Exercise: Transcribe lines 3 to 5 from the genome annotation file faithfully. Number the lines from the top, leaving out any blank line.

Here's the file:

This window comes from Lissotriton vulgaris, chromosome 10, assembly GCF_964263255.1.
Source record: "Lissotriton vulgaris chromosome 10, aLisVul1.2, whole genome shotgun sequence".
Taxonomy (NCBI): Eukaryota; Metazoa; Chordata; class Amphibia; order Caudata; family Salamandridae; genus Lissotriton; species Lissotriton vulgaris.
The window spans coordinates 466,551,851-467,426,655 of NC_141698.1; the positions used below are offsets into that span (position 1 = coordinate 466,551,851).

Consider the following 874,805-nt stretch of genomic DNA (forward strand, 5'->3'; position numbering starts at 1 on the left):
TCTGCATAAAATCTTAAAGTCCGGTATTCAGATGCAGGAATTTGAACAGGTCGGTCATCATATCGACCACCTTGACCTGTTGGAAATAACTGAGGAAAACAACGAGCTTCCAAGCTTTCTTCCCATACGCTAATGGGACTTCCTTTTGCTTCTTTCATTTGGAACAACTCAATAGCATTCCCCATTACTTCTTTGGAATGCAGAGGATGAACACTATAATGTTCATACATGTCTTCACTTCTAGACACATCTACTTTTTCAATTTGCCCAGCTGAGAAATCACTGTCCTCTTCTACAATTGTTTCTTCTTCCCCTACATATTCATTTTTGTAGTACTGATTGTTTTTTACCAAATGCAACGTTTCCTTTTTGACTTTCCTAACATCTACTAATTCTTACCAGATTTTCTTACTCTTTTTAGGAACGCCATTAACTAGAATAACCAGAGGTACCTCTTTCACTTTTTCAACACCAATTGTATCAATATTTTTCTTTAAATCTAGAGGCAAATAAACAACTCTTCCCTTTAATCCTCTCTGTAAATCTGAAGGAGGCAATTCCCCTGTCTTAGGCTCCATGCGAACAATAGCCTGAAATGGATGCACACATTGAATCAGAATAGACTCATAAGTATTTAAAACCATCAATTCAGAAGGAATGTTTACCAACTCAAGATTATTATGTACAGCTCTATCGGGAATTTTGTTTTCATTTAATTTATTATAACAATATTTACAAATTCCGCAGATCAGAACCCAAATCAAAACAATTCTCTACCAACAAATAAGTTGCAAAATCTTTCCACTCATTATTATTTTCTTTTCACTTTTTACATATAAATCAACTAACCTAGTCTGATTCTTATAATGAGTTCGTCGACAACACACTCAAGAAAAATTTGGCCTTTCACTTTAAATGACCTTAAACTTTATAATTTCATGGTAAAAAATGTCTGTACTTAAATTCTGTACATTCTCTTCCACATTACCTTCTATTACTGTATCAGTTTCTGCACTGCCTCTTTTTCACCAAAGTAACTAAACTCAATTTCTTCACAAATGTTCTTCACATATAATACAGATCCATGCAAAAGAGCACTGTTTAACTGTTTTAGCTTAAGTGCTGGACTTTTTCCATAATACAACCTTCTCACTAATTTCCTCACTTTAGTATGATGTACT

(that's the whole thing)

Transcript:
Taxonomy (NCBI): Eukaryota; Metazoa; Chordata; class Amphibia; order Caudata; family Salamandridae; genus Lissotriton; species Lissotriton vulgaris.
The window spans coordinates 466,551,851-467,426,655 of NC_141698.1; the positions used below are offsets into that span (position 1 = coordinate 466,551,851).

Consider the following 874,805-nt stretch of genomic DNA (forward strand, 5'->3'; position numbering starts at 1 on the left):